Journal of Environmental Health Science & Engineering     Open Access   (Followers: 1)
Journal of Ethnic Foods     Open Access   (Followers: 1)
Journal of Excipients and Food Chemicals     Open Access   (Followers: 1)
Journal of Fisheries and Aquatic Science     Open Access   (Followers: 6)
Journal of Food and Dairy Technology     Open Access  
Journal of Food and Drug Analysis     Open Access  
Journal of Food and Pharmaceutical Sciences     Open Access   (Followers: 2)
Journal of Food Biochemistry     Hybrid Journal   (Followers: 6)
Journal of Food Chemistry and Nutrition     Open Access   (Followers: 5)
Journal of Food Composition and Analysis     Hybrid Journal   (Followers: 3)
Journal of Food Engineering     Hybrid Journal   (Followers: 6)
Journal of Food Health and Bioenvironmental Science     Open Access  
Journal of Food Lipids     Hybrid Journal  
Journal of Food Measurement and Characterization     Hybrid Journal  
Journal of Food Microbiology     Open Access   (Followers: 9)
Journal of Food Process Engineering     Hybrid Journal   (Followers: 4)
Journal of Food Processing & Technology     Open Access   (Followers: 2)
Journal of Food Processing and Preservation     Hybrid Journal   (Followers: 3)
Journal of Food Products Marketing     Hybrid Journal   (Followers: 2)
Journal of Food Protection(R)     Full-text available via subscription   (Followers: 7)
Journal of Food Quality     Hybrid Journal   (Followers: 8)
Journal of Food Research     Open Access   (Followers: 3)
Journal of Food Safety     Hybrid Journal   (Followers: 14)
Journal of Food Science     Hybrid Journal   (Followers: 12)
Journal of Food Science and Technology     Hybrid Journal   (Followers: 6)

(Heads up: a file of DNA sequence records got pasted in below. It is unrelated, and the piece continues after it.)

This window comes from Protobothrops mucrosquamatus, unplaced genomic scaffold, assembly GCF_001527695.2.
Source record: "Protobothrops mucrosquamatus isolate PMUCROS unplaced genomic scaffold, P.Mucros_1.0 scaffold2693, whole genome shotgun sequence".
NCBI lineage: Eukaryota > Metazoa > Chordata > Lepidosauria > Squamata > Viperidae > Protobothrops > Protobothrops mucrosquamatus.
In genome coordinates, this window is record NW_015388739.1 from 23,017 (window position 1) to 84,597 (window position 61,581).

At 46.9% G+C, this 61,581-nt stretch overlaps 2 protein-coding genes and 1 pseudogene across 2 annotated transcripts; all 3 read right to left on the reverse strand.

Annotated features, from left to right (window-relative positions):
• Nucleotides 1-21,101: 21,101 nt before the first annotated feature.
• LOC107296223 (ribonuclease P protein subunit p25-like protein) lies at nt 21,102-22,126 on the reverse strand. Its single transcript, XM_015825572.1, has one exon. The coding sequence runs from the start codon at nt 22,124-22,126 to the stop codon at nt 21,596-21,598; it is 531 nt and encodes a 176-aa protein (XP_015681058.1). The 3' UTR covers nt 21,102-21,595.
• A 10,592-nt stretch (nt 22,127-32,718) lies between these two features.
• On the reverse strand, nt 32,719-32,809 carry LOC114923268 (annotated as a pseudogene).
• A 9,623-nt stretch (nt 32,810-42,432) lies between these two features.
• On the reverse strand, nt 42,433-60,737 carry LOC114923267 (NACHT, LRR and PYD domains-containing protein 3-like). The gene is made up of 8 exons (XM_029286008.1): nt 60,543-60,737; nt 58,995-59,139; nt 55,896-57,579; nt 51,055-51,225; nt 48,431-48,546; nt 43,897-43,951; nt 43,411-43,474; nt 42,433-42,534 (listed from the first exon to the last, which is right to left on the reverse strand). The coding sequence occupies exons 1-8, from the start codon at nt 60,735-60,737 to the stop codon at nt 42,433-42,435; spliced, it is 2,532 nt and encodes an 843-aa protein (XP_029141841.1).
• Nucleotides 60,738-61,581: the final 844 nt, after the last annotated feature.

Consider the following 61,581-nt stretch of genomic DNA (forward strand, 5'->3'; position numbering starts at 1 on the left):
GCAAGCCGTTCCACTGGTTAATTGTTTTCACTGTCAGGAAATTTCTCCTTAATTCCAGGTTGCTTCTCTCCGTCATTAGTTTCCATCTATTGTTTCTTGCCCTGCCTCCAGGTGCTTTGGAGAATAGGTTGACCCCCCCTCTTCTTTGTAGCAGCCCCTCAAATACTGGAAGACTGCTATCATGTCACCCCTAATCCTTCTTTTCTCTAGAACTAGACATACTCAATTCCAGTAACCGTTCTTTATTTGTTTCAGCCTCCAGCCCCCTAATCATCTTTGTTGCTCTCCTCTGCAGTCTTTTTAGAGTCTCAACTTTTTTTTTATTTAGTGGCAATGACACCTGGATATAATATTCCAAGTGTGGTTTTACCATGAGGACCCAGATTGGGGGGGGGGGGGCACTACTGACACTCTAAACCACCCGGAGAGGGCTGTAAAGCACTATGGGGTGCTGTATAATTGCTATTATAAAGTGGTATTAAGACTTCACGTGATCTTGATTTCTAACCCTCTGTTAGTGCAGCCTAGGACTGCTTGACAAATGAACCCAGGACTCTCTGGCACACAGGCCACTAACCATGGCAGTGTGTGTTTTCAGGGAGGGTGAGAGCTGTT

Journal of Food Science and Technology Nepal     Open Access  
Journal of Food Science Education     Hybrid Journal   (Followers: 4)
Journal of Food Security     Open Access   (Followers: 6)
Journal of Food Security and Agriculture     Open Access  
Journal of Food Studies     Open Access   (Followers: 5)
Journal of Food Technology, Siam University     Open Access  
Journal of Foodservice     Hybrid Journal   (Followers: 1)
Journal of Functional Foods     Hybrid Journal   (Followers: 3)
Journal of Gastronomy, Hospitality and Travel     Open Access  

        1 2     

Similar Journals
Journal Cover
Advances in Nutrition
Journal Prestige (SJR): 2.196
Citation Impact (citeScore): 5
Number of Followers: 57  
 
  Hybrid Journal Hybrid journal (It can contain Open Access articles)
ISSN (Print) 2161-8313 - ISSN (Online) 2156-5376
Published by Oxford University Press Homepage  [409 journals]
  • Reply to NI Hanach et al.
    • Authors: Huschtscha Z; Porter J, JS Costa R.
      Pages: 175 - 176
      Abstract: Dear Editor:
      PubDate: Fri, 17 Jan 2020 00:00:00 GMT
      DOI: 10.1093/advances/nmz067
      Issue No: Vol. 11, No. 1 (2020)
       
  • Comment on “Perspective: The Dietary Inflammatory Index (DII)—Lessons
           Learned, Improvements Made, and Future Directions”
    • Authors: van Duijnhoven F; Brouwer J, van Woudenbergh G, et al.
      Pages: 177 - 178
      Abstract: Dear Editor:
      PubDate: Fri, 17 Jan 2020 00:00:00 GMT
      DOI: 10.1093/advances/nmz087
      Issue No: Vol. 11, No. 1 (2020)
       
  • Reply to FJB van Duijnhoven et al.
    • Authors: Hébert J; Shivappa N, Wirth M, et al.
      Pages: 179 - 180
      Abstract: Dear Editor:
      PubDate: Fri, 17 Jan 2020 00:00:00 GMT
      DOI: 10.1093/advances/nmz089
      Issue No: Vol. 11, No. 1 (2020)
       
  • Corrigendum to O'Connor LE, Gifford CL, Woerner DR, Sharp JL, Belk KE,
           Campbell WW. Dietary Meat Categories and Descriptions in Chronic Disease
           Research Are Substantively Different within and between Experimental and
           Observational Studies: A Systematic Review and Landscape Analysis. Adv